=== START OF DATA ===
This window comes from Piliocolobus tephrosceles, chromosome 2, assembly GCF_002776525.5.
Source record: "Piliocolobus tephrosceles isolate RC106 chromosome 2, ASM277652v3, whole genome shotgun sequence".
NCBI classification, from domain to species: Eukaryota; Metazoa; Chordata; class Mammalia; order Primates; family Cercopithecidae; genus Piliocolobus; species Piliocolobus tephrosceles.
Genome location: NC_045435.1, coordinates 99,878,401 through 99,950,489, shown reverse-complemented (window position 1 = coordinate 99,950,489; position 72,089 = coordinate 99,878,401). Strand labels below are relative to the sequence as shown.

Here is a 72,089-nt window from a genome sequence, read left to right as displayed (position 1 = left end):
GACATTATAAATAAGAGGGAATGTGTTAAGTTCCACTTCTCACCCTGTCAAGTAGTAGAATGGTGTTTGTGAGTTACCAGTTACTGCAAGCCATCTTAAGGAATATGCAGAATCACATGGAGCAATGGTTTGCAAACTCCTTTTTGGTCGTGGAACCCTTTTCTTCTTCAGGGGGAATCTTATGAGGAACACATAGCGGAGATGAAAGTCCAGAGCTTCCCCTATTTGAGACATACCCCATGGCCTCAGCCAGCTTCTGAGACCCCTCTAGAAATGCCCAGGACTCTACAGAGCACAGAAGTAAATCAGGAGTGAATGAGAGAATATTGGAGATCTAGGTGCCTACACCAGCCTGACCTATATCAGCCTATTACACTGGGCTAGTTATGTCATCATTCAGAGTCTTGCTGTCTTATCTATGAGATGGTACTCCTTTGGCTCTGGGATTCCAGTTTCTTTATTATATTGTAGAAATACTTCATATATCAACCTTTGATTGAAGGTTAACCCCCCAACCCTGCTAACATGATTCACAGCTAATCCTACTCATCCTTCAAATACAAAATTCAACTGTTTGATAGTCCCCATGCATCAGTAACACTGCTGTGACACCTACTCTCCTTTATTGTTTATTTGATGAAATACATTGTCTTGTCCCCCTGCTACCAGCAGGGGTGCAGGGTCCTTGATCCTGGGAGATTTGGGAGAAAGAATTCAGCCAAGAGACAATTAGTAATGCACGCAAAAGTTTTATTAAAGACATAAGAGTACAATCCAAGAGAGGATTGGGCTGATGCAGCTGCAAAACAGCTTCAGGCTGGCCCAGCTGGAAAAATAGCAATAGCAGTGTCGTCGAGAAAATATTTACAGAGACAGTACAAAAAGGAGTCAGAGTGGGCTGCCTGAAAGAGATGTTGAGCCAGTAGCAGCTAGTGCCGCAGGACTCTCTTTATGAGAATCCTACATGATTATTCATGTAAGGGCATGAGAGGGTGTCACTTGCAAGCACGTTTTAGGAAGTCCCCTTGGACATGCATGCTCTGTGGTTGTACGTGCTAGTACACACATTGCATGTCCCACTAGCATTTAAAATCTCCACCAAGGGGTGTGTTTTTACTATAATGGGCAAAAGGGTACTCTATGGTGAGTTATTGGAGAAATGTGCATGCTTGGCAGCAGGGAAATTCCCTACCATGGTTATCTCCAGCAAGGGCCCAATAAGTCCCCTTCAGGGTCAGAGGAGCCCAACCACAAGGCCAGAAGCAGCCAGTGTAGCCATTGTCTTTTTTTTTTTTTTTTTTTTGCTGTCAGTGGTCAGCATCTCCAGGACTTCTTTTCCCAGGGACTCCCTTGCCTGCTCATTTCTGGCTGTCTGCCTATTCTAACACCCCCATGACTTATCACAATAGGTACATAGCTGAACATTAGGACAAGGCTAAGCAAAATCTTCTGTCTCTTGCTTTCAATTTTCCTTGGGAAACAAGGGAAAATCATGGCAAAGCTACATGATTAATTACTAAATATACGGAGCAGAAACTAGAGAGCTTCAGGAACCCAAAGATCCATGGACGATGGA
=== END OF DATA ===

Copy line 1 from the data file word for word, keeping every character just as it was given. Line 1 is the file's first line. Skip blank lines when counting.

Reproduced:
This window comes from Piliocolobus tephrosceles, chromosome 2, assembly GCF_002776525.5.